July 2008

The UUA has posted information on the denominational website regarding the shootings, including a link to a new site set up for sharing messages of support for the congregations in Knoxville and an email link to which we can email images and text from vigils we have had. Please continue to check this link http://uua.org/news/newssubmissions/117156.shtml or the main http://uua.org website for updates as they arrive. President Bill Sinkford was with them tonight at their vigil, and we stood with them at ours. About 35 of us gathered on the corner of Main and High streets in Ellsworth, on the site of the old Unitarian Church, with candles and signs of memory and solidarity. Thanks to everyone who came to participate with us tonight, and everyone who honked and waved as you drove by. We are grateful for all the support even as we mourn the losses and seek hope in the tragedy. Let us continue to keep Knoxville and its UUs in our thoughts and prayers.

Someone named Sara has posted on a blog called Orcinus responding to the TVUU shootings on Sunday. Her words are powerful and proud and well worth the time to read.


Slam poetry is a major influence on my style–more when I immerse myself in it. Some people find it hard to understand and some people are uncomfortable with the chaos and rhythm and unpredictability in church, so I try to moderate its impact on my sermons, but it’s there and it’s important. Many poets come out of music backgrounds, looking to do more than meter and melody make space for. Ani DiFranco and Alix Olson join legions of rap artists and the old beat poets to round out the race and gender possibilities in an old tradition. Aural learning–storytelling, education, religion–is very deeply linked to our historic experience of being human. In recent generations we have tied it firmly to music and that’s why our poets tend to blend them. Spoken word CDs are harder to find and harder to market, and most people mix the disciplines because that’s who they are and because (I suspect) marketing is easier.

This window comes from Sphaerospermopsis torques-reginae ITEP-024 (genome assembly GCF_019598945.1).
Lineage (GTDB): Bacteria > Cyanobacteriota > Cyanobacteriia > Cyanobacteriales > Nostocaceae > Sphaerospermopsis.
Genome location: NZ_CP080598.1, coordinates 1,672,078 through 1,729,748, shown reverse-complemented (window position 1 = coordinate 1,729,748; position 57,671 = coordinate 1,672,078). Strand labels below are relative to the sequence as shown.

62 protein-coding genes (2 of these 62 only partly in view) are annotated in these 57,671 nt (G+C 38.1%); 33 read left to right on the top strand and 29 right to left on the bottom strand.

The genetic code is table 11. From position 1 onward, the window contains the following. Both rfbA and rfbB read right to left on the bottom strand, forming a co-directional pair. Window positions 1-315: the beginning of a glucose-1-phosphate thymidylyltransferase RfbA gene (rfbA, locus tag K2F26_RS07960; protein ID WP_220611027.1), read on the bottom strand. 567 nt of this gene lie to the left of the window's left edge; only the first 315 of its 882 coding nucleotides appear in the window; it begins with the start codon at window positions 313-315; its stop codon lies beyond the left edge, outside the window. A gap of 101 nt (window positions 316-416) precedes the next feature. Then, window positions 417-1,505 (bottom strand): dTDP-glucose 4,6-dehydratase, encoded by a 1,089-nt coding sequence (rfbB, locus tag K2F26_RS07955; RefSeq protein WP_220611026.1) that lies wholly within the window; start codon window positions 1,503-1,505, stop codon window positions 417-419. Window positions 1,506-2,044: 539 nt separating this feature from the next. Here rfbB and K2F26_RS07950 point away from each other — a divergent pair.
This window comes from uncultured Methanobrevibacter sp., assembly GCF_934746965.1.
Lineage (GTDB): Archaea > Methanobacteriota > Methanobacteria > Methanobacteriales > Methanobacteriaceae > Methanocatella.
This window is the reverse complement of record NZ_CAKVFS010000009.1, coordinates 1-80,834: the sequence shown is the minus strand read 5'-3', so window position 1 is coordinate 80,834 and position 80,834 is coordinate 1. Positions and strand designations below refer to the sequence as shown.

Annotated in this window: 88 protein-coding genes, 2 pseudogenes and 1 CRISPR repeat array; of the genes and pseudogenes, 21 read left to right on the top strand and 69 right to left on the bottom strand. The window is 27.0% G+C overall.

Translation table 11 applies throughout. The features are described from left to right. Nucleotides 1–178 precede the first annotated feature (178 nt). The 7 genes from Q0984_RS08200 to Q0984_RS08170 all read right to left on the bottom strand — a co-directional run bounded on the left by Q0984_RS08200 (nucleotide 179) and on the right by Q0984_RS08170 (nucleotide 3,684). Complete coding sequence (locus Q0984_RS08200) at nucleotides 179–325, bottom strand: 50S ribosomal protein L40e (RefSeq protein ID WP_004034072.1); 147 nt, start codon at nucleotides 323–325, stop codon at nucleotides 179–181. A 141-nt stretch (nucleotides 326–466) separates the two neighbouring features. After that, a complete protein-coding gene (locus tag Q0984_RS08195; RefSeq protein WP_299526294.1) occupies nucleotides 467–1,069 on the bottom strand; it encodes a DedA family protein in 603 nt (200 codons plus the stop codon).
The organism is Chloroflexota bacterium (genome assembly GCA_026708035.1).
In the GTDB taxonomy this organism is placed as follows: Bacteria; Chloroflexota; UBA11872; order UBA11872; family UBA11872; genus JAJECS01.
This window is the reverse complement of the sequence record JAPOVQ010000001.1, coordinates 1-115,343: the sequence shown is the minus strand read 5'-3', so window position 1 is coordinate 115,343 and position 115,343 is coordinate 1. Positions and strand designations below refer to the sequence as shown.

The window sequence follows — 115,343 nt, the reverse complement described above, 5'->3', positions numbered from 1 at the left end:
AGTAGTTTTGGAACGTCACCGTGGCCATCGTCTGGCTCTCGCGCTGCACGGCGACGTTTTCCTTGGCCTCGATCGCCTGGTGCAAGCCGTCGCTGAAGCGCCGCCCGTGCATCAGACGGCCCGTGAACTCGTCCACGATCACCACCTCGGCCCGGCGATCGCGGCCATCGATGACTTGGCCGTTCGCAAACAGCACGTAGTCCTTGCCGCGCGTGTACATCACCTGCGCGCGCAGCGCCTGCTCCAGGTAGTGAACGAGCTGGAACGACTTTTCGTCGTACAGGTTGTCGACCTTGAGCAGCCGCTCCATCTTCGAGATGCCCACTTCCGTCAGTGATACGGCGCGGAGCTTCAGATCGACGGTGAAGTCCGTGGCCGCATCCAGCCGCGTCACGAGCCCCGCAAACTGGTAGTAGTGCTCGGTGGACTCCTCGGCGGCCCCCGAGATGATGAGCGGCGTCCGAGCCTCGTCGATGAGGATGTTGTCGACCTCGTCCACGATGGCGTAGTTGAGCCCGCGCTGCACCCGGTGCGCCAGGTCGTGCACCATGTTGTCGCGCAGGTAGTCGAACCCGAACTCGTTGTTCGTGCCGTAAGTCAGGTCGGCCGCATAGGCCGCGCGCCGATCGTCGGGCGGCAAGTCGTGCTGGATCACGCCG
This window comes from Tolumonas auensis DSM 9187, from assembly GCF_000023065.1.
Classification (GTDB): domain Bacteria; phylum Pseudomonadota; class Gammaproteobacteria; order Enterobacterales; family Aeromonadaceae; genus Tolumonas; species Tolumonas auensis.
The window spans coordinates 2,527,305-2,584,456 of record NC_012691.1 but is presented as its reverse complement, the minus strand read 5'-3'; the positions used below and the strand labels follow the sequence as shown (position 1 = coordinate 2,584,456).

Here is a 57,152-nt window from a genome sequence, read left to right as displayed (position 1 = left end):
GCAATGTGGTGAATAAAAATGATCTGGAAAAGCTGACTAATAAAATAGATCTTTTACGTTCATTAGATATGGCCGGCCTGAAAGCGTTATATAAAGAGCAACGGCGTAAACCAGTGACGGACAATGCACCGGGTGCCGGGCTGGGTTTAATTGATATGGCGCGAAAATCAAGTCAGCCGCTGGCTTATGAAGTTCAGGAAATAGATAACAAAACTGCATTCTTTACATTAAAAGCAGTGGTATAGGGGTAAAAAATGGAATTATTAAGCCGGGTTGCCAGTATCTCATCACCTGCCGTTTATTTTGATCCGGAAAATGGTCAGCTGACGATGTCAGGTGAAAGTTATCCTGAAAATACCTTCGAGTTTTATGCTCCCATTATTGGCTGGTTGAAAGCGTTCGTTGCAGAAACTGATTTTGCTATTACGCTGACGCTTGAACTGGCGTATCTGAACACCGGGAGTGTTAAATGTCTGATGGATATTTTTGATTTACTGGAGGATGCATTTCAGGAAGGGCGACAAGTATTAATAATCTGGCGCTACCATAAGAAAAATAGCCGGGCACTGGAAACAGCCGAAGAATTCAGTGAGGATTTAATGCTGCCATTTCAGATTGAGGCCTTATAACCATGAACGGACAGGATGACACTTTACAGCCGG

Taylor Mali, however, has nudged his career from classroom teaching with a side of slam poetry to slam poetry with a side of workshops and bypassed music entirely. He is very, very good at what he does. I recommend his work highly. I also recommend his “Baker’s Dozen Secrets of Slam” which he has made available in a little, bandwidth-light slideshow here. If you’re preaching this summer or teaching or leading tours or emceeing open mics take a look.